Chris Edmonds:

You talk to a lot of pilots, flight attendants, ramp workers, ticket agents in the business. From those conversations, where is security most lacking in the nation's airports?

Holly Hegeman:

Business travelers complain because it varies from day to day. You can't plan ahead. You take a flight from Chicago to Atlanta and get there three hours early and whisk through security in 10-15 minutes. Two days later, they take the same flight and it takes hours.

You've all heard the stories. People go through one line in one airport and are fine, they go through the next and have their tweezers taken away. A lot is for show. Travelers' patience will get short as time goes by. There are no consistent rules and that needs to change.

Eric Gillin:

The crash of flight 587 upset me. I live in New York. I work in New York. While the jury may still be out on the cause, it seems like this should have been prevented. Is it appropriate to blame American Airlines for the crash, no matter what the circumstance? And what does that spell for American's future?

Holly Hegeman:

It's too early to blame American Airlines. Generally, in the past, when we had a crash like this, TWA flight #800 for instance, immediately the thought was that there was an explosion and the FBI was brought in. This week, there was almost a concerted effort to go the other way. I found this a little peculiar.

Like the bird story. Sources said it was a bird strike. That got all over the wires and there was no truth to it at all.

It's too early to step on American Airlines toes. It's totally unprecedented. When I saw the visual of them pulling it out of the water, it's common sense. If the plane had suffered a bird strike or the engine had failed, you're not going to have this almost intact piece of tail pulled out of the water. That was not enough to take the plane down -- a bird!

Eric Gillin:

Not only has fear hurt the airlines, alternative modes of transportation seem to be providing another pinch. Automakers are offering 0% financing, gasoline prices have dropped to two-year lows and Amtrak is offering big savings. All told, Triple A says air travel over the holiday will be off at least 30% while highway travel will soar. What's the long-term impact of alternate transportation on the airlines, especially the short-haul carriers like Southwest?

Holly Hegeman:

It depends on where you live. Having lived in the North East, train travel is almost already a good alternative. In some cases, it's better. But that's not the case in the rest of the United States. In those markets not served by rail travel, it is going to be a matter of distance.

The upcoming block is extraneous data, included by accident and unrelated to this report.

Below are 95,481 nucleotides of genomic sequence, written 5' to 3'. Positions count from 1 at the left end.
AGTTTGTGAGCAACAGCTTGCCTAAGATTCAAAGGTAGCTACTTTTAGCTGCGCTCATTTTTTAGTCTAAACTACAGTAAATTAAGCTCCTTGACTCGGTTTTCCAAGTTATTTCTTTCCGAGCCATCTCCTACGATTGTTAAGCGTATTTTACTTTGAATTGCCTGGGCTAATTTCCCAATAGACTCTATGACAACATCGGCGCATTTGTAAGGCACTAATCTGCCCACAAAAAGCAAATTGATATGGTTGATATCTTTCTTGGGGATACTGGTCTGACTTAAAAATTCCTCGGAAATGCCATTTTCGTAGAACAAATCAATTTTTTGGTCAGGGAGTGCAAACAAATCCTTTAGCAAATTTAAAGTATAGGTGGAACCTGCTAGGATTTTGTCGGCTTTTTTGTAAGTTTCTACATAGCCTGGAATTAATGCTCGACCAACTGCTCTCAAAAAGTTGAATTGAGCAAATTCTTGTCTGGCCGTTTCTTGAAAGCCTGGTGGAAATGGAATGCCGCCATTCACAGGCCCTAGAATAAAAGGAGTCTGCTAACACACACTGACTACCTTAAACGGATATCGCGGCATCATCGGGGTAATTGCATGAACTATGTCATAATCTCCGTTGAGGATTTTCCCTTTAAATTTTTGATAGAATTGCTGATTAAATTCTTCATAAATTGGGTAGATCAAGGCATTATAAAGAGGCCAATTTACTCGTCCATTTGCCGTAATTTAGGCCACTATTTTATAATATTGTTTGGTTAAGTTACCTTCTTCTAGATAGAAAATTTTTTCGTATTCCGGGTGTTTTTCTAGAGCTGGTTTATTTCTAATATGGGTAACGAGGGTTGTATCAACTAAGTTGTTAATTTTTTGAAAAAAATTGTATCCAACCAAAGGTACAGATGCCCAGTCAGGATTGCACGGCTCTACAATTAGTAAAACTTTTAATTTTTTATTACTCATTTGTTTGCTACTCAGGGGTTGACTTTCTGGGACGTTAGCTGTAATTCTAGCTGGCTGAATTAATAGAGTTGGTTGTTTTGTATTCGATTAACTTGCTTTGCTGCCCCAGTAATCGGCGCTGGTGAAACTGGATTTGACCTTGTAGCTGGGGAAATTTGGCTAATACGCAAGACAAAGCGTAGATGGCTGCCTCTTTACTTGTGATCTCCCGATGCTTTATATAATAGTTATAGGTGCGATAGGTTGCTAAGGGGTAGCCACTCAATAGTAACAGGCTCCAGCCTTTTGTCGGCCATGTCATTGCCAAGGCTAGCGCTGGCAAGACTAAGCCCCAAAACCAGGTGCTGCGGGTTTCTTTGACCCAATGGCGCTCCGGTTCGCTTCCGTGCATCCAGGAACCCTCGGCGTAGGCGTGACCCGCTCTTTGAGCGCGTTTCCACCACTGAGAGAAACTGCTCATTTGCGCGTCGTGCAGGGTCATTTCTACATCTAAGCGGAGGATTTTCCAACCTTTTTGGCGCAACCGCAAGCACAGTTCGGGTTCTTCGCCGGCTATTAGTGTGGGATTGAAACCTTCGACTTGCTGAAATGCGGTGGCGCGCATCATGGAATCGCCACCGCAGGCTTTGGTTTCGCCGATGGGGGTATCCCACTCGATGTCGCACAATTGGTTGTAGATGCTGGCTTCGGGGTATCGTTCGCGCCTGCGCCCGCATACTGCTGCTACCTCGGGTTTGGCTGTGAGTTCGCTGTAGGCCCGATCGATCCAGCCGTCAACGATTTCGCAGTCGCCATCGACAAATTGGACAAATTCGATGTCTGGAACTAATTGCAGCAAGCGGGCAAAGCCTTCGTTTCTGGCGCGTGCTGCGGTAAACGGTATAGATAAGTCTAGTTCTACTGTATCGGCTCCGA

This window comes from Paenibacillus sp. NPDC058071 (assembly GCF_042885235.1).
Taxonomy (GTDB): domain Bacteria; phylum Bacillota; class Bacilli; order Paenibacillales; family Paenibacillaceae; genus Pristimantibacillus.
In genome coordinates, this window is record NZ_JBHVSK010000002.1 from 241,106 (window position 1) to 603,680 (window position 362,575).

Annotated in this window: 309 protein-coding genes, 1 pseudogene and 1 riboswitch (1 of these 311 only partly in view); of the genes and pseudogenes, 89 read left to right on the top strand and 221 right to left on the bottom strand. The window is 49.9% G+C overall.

I don't think it's that people don't want to fly. People just don't want to go anywhere. In the same Triple A piece, travel across the board will be down. People would just rather stay home and it's just a continuation of what we've seen after September 11. Look at the retails. The home, the nesting stocks. Martha Stewart is doing gangbusters. Southwest, for example, has not cut back any capacity and is doing well.

Look at Jet Blue. A small airline based in New York. If anyone was going to be hit, should have been them. They have not cut back on any of their flights either. They're doing the same amount they did prior to September 11.

Chris Edmonds:

Help us size up the winners and losers in this new operating environment. How important were the government subsidies to various carriers and who is best poised to remain competitive and, hence, survive in this more difficult operating environment?

Holly Hegeman:

There's no doubt that if you track the industry for the past 2-3 years, you see a trend in place even before September 11. Southwest continues to be a success, and not just with Southwest.

We have it with WestJet, based in Canada. RyanAir in Ireland. Jet Blue is a clone. Frontier is not a clone, but is in some sense. Air Tran. All of these have done very well and the reason is they use a different revenue model. For example, Southwest's philosophy is "We're going to fly you for the least amount of money as possible, whereas Delta and United has always been "We're going to try to make as much money off of you as possible."

Eric Gillin:

A spate of bankruptcies seem almost certain in the new year. What happens if we have fewer carriers? Higher fares and higher profit margins perhaps? What's the outcome if you have fewer players?

Holly Hegeman: